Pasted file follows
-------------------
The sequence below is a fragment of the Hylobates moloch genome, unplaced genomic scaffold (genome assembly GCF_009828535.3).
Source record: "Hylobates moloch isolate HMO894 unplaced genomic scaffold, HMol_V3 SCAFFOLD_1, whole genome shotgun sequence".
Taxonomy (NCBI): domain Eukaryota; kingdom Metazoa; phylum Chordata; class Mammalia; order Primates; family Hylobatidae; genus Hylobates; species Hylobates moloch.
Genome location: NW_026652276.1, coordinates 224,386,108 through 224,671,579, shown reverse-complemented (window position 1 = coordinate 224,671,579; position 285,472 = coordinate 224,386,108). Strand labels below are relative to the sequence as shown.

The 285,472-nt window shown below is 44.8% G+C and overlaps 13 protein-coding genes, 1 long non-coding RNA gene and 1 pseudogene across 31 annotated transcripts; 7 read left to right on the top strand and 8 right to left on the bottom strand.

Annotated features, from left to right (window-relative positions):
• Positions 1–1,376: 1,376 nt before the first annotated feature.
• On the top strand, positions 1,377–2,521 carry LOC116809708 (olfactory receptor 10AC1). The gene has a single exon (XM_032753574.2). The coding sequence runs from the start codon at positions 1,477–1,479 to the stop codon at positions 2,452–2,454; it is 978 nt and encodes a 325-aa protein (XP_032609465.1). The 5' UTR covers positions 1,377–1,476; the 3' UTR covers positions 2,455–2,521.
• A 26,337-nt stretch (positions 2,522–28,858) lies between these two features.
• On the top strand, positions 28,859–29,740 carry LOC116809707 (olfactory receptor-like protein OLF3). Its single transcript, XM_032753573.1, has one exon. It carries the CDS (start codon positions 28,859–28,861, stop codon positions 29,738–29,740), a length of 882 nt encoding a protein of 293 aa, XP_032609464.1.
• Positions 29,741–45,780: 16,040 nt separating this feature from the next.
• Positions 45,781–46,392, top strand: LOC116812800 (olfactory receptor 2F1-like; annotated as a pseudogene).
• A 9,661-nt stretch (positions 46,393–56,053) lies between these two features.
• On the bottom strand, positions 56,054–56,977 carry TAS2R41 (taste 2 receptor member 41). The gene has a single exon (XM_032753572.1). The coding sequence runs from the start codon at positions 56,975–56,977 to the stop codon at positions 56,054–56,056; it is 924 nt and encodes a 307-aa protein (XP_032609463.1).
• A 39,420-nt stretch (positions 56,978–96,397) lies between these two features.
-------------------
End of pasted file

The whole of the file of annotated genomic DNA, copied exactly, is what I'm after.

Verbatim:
The sequence below is a fragment of the Hylobates moloch genome, unplaced genomic scaffold (genome assembly GCF_009828535.3).
Source record: "Hylobates moloch isolate HMO894 unplaced genomic scaffold, HMol_V3 SCAFFOLD_1, whole genome shotgun sequence".
Taxonomy (NCBI): domain Eukaryota; kingdom Metazoa; phylum Chordata; class Mammalia; order Primates; family Hylobatidae; genus Hylobates; species Hylobates moloch.
Genome location: NW_026652276.1, coordinates 224,386,108 through 224,671,579, shown reverse-complemented (window position 1 = coordinate 224,671,579; position 285,472 = coordinate 224,386,108). Strand labels below are relative to the sequence as shown.

The 285,472-nt window shown below is 44.8% G+C and overlaps 13 protein-coding genes, 1 long non-coding RNA gene and 1 pseudogene across 31 annotated transcripts; 7 read left to right on the top strand and 8 right to left on the bottom strand.

Annotated features, from left to right (window-relative positions):
• Positions 1–1,376: 1,376 nt before the first annotated feature.
• On the top strand, positions 1,377–2,521 carry LOC116809708 (olfactory receptor 10AC1). The gene has a single exon (XM_032753574.2). The coding sequence runs from the start codon at positions 1,477–1,479 to the stop codon at positions 2,452–2,454; it is 978 nt and encodes a 325-aa protein (XP_032609465.1). The 5' UTR covers positions 1,377–1,476; the 3' UTR covers positions 2,455–2,521.
• A 26,337-nt stretch (positions 2,522–28,858) lies between these two features.
• On the top strand, positions 28,859–29,740 carry LOC116809707 (olfactory receptor-like protein OLF3). Its single transcript, XM_032753573.1, has one exon. It carries the CDS (start codon positions 28,859–28,861, stop codon positions 29,738–29,740), a length of 882 nt encoding a protein of 293 aa, XP_032609464.1.
• Positions 29,741–45,780: 16,040 nt separating this feature from the next.
• Positions 45,781–46,392, top strand: LOC116812800 (olfactory receptor 2F1-like; annotated as a pseudogene).
• A 9,661-nt stretch (positions 46,393–56,053) lies between these two features.
• On the bottom strand, positions 56,054–56,977 carry TAS2R41 (taste 2 receptor member 41). The gene has a single exon (XM_032753572.1). The coding sequence runs from the start codon at positions 56,975–56,977 to the stop codon at positions 56,054–56,056; it is 924 nt and encodes a 307-aa protein (XP_032609463.1).
• A 39,420-nt stretch (positions 56,978–96,397) lies between these two features.